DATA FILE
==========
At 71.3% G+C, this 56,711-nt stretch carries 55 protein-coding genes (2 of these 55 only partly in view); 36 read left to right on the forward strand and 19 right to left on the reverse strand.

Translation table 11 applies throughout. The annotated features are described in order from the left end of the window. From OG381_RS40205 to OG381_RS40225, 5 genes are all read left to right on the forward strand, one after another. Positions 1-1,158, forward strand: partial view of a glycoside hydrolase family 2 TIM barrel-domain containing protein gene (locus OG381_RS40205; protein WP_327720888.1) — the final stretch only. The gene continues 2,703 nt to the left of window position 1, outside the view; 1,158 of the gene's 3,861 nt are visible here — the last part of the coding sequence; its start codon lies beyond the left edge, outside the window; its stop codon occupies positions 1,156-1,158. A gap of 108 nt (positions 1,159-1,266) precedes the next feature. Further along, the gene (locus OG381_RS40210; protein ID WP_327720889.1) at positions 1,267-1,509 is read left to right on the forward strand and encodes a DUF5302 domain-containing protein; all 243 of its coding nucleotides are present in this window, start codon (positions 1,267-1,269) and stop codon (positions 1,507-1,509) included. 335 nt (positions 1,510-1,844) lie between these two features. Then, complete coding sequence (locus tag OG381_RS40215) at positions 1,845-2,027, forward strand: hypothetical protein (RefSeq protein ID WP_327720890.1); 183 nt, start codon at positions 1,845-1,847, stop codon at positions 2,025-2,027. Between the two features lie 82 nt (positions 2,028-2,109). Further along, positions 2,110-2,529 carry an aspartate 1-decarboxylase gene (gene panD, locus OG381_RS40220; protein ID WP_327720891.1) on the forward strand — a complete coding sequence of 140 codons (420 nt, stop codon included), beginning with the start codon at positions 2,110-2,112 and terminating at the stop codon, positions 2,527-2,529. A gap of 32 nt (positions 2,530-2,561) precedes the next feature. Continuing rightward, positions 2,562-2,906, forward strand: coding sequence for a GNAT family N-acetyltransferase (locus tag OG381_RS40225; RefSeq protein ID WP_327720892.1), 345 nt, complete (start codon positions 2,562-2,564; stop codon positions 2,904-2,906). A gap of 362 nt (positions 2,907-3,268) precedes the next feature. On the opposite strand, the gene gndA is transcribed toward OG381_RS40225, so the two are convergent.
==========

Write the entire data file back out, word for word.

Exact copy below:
At 71.3% G+C, this 56,711-nt stretch carries 55 protein-coding genes (2 of these 55 only partly in view); 36 read left to right on the forward strand and 19 right to left on the reverse strand.

Translation table 11 applies throughout. The annotated features are described in order from the left end of the window. From OG381_RS40205 to OG381_RS40225, 5 genes are all read left to right on the forward strand, one after another. Positions 1-1,158, forward strand: partial view of a glycoside hydrolase family 2 TIM barrel-domain containing protein gene (locus OG381_RS40205; protein WP_327720888.1) — the final stretch only. The gene continues 2,703 nt to the left of window position 1, outside the view; 1,158 of the gene's 3,861 nt are visible here — the last part of the coding sequence; its start codon lies beyond the left edge, outside the window; its stop codon occupies positions 1,156-1,158. A gap of 108 nt (positions 1,159-1,266) precedes the next feature. Further along, the gene (locus OG381_RS40210; protein ID WP_327720889.1) at positions 1,267-1,509 is read left to right on the forward strand and encodes a DUF5302 domain-containing protein; all 243 of its coding nucleotides are present in this window, start codon (positions 1,267-1,269) and stop codon (positions 1,507-1,509) included. 335 nt (positions 1,510-1,844) lie between these two features. Then, complete coding sequence (locus tag OG381_RS40215) at positions 1,845-2,027, forward strand: hypothetical protein (RefSeq protein ID WP_327720890.1); 183 nt, start codon at positions 1,845-1,847, stop codon at positions 2,025-2,027. Between the two features lie 82 nt (positions 2,028-2,109). Further along, positions 2,110-2,529 carry an aspartate 1-decarboxylase gene (gene panD, locus OG381_RS40220; protein ID WP_327720891.1) on the forward strand — a complete coding sequence of 140 codons (420 nt, stop codon included), beginning with the start codon at positions 2,110-2,112 and terminating at the stop codon, positions 2,527-2,529. A gap of 32 nt (positions 2,530-2,561) precedes the next feature. Continuing rightward, positions 2,562-2,906, forward strand: coding sequence for a GNAT family N-acetyltransferase (locus tag OG381_RS40225; RefSeq protein ID WP_327720892.1), 345 nt, complete (start codon positions 2,562-2,564; stop codon positions 2,904-2,906). A gap of 362 nt (positions 2,907-3,268) precedes the next feature. On the opposite strand, the gene gndA is transcribed toward OG381_RS40225, so the two are convergent.